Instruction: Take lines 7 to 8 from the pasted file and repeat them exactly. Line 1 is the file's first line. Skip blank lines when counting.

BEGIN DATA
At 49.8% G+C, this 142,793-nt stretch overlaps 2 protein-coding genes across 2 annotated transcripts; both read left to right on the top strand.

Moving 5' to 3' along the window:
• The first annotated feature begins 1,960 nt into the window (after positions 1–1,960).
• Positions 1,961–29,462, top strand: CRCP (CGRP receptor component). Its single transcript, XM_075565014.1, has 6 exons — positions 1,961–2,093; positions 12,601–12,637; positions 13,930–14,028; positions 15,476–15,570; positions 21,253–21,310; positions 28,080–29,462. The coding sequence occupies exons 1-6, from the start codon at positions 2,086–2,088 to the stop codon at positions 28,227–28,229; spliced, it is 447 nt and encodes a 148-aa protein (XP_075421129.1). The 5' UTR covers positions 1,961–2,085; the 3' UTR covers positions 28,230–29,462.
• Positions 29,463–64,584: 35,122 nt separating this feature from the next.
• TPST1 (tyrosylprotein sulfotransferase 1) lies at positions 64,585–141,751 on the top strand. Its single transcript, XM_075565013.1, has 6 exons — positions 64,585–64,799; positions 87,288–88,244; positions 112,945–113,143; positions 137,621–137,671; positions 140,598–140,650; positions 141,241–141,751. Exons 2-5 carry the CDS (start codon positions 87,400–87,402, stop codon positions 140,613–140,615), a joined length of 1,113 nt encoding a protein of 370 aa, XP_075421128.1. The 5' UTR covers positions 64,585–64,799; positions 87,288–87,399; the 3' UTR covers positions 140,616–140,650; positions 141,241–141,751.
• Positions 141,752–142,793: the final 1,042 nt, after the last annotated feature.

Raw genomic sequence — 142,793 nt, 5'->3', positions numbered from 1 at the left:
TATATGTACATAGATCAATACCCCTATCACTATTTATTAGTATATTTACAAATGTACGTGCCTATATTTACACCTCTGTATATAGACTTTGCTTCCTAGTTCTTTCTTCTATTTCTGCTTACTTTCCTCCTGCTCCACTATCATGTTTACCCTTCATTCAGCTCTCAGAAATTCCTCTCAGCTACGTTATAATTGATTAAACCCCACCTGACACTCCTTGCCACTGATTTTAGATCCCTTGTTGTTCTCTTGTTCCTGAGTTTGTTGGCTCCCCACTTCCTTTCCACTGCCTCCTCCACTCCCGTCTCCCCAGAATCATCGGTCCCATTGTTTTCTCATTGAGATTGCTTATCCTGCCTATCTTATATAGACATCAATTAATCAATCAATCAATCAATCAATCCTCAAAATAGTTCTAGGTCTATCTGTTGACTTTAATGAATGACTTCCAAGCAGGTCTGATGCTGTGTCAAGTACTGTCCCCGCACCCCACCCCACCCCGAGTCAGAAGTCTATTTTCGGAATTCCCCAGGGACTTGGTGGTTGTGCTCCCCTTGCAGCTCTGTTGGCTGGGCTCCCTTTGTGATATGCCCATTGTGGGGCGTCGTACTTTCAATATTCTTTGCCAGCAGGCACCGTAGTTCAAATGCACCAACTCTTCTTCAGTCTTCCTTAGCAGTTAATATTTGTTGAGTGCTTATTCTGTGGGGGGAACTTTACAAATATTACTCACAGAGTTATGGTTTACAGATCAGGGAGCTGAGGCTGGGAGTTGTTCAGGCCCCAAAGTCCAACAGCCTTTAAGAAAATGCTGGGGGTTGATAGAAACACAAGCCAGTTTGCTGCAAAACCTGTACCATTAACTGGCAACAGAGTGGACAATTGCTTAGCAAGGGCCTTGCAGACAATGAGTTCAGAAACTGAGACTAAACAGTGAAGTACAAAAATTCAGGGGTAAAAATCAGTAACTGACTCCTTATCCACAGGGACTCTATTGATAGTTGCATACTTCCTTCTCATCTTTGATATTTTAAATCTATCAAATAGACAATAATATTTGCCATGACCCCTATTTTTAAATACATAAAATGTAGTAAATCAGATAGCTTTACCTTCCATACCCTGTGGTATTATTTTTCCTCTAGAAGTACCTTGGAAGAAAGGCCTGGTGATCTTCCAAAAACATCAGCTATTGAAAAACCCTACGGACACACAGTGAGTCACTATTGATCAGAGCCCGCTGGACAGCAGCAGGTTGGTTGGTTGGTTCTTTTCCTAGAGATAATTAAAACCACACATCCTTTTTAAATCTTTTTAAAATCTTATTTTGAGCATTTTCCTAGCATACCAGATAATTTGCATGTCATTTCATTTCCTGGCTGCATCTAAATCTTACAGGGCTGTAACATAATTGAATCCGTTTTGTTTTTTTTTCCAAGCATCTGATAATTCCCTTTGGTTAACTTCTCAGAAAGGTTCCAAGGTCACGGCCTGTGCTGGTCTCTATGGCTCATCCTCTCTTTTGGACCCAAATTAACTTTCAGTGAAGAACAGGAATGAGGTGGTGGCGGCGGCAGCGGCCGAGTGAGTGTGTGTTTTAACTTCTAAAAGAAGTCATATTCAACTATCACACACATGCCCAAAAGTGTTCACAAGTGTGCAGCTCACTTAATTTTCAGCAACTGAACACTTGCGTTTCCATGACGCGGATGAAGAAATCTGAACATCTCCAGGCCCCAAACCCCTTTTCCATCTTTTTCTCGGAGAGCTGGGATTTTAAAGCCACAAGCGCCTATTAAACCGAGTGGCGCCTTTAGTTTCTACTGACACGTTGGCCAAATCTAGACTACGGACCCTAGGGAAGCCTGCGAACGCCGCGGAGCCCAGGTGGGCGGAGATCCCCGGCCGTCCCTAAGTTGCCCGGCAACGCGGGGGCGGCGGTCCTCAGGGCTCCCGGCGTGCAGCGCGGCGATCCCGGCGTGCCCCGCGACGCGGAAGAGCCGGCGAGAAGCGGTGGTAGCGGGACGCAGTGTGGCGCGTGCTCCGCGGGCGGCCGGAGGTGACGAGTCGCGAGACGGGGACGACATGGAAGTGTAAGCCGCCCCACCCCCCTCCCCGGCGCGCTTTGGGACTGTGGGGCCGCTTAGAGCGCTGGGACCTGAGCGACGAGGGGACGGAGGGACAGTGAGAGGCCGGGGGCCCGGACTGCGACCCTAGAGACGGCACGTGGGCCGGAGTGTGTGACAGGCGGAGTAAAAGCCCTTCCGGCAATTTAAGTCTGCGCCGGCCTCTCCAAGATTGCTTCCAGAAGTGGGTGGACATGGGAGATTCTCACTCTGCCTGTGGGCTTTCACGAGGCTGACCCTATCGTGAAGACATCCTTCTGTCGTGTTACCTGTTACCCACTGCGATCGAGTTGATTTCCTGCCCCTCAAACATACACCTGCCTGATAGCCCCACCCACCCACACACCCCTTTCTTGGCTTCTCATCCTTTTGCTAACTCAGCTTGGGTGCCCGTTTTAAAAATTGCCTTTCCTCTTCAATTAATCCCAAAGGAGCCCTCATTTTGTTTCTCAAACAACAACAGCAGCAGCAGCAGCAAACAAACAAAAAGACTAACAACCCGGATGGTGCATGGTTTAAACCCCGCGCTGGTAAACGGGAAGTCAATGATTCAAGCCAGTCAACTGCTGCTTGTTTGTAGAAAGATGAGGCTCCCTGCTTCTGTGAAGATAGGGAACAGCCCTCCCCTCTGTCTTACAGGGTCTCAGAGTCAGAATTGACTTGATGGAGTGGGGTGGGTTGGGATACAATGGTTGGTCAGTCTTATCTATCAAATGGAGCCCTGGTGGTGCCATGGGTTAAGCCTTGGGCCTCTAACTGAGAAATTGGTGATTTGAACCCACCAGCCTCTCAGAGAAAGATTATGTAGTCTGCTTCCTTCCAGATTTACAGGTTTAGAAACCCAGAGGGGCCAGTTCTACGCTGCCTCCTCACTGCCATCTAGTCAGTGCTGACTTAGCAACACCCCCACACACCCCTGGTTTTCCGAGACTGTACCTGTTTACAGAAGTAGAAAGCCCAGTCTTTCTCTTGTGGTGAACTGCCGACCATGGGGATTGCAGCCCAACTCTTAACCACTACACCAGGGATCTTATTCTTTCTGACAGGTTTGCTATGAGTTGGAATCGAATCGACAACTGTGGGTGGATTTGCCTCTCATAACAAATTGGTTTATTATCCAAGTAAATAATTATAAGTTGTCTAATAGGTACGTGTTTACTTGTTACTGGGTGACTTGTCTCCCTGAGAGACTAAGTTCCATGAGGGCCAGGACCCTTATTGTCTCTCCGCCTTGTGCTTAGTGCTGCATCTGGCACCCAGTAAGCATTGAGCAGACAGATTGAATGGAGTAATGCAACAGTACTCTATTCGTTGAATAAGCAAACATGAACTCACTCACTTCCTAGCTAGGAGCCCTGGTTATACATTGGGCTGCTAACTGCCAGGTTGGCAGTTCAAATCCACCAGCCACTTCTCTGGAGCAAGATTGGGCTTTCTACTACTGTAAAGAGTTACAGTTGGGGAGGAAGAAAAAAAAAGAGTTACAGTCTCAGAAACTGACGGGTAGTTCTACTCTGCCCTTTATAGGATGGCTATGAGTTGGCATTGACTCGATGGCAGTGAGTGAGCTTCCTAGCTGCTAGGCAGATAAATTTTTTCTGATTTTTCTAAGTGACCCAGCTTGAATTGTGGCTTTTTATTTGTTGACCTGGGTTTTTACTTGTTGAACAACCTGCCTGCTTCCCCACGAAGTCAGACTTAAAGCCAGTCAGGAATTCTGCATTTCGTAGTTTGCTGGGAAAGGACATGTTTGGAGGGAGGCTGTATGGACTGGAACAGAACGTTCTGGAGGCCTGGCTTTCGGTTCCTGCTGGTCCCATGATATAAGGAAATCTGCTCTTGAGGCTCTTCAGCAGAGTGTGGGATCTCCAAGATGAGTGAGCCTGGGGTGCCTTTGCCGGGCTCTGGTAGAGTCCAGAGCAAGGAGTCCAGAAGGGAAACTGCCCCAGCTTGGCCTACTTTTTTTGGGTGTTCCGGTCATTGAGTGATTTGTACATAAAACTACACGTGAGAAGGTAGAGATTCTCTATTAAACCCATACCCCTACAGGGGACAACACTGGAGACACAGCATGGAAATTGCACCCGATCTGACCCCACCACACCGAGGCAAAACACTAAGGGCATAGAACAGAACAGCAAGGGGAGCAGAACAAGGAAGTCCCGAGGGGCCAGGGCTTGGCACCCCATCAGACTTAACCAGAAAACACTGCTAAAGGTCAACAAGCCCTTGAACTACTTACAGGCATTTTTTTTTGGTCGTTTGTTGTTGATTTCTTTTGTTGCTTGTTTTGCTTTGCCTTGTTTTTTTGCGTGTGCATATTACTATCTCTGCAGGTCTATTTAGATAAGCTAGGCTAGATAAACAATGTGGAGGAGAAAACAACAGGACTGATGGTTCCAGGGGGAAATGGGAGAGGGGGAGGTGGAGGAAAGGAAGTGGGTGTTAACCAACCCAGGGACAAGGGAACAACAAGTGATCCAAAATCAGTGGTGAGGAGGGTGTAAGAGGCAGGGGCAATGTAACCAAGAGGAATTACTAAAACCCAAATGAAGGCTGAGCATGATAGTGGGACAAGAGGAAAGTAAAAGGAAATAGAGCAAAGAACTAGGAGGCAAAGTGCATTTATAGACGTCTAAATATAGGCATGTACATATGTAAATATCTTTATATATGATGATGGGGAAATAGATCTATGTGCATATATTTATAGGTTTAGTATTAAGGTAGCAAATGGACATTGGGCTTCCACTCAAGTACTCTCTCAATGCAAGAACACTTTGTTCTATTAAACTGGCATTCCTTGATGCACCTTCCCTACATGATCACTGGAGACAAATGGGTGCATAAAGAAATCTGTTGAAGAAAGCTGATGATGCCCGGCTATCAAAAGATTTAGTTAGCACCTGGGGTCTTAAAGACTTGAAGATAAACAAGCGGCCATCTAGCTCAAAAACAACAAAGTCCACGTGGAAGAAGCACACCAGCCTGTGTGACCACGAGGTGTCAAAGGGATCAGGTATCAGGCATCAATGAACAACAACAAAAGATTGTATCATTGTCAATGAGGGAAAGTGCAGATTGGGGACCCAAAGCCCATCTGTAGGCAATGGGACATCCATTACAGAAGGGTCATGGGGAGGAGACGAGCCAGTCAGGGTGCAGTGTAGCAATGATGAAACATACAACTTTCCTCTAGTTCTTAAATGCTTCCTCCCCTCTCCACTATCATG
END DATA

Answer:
• Positions 141,752–142,793: the final 1,042 nt, after the last annotated feature.

Raw genomic sequence — 142,793 nt, 5'->3', positions numbered from 1 at the left: